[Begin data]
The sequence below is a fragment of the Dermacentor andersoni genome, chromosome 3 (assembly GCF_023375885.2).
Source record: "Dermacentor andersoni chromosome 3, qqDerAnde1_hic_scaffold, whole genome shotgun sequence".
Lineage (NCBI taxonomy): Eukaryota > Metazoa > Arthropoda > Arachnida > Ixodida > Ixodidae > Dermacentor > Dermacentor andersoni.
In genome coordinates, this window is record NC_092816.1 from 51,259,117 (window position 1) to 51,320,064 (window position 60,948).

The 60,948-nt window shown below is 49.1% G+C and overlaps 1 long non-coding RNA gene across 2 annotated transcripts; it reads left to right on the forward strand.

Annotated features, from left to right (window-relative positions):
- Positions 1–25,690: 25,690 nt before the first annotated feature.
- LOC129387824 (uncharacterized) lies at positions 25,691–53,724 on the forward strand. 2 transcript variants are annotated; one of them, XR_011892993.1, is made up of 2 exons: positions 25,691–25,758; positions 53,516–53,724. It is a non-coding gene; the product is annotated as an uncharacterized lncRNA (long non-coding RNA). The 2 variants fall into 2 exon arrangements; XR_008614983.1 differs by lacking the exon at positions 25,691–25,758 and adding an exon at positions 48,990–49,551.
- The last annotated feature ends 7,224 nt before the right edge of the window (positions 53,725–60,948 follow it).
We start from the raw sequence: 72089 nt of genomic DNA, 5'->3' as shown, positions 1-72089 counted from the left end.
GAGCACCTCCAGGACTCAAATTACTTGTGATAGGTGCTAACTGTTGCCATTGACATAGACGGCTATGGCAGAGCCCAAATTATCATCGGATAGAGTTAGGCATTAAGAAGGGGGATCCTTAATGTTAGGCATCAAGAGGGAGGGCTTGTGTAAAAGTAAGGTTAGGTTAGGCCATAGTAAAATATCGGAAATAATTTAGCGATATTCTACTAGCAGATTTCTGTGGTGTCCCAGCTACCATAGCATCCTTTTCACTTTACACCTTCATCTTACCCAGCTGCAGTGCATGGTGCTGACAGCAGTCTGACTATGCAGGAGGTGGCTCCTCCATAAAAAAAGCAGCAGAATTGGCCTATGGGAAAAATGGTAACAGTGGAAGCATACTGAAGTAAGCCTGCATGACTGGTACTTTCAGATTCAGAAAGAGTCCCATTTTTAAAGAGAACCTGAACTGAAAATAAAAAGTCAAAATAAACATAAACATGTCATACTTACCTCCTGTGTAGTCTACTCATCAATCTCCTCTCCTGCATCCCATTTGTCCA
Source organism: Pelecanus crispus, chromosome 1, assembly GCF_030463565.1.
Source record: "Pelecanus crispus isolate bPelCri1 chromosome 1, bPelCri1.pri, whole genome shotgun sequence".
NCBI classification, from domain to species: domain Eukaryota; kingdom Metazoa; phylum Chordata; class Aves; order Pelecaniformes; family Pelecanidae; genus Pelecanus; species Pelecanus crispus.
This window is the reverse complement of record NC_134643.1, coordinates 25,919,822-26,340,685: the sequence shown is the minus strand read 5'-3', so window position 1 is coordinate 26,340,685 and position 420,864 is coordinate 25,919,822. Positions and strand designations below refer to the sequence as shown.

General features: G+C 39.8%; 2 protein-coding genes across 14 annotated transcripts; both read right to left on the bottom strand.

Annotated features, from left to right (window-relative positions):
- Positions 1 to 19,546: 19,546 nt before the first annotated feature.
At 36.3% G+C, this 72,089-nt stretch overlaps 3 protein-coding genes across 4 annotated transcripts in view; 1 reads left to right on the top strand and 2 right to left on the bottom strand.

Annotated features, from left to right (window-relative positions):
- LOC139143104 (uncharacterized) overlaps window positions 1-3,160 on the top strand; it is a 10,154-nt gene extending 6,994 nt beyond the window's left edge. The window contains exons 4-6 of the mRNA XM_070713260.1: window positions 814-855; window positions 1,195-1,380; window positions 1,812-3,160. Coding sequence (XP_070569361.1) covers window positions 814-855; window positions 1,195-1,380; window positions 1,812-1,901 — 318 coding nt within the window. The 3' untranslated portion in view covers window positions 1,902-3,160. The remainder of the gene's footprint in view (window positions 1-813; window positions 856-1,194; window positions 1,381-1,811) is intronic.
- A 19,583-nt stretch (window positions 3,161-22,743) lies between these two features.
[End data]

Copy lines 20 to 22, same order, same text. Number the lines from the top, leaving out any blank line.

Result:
Annotated features, from left to right (window-relative positions):
- LOC139143104 (uncharacterized) overlaps window positions 1-3,160 on the top strand; it is a 10,154-nt gene extending 6,994 nt beyond the window's left edge. The window contains exons 4-6 of the mRNA XM_070713260.1: window positions 814-855; window positions 1,195-1,380; window positions 1,812-3,160. Coding sequence (XP_070569361.1) covers window positions 814-855; window positions 1,195-1,380; window positions 1,812-1,901 — 318 coding nt within the window. The 3' untranslated portion in view covers window positions 1,902-3,160. The remainder of the gene's footprint in view (window positions 1-813; window positions 856-1,194; window positions 1,381-1,811) is intronic.
- A 19,583-nt stretch (window positions 3,161-22,743) lies between these two features.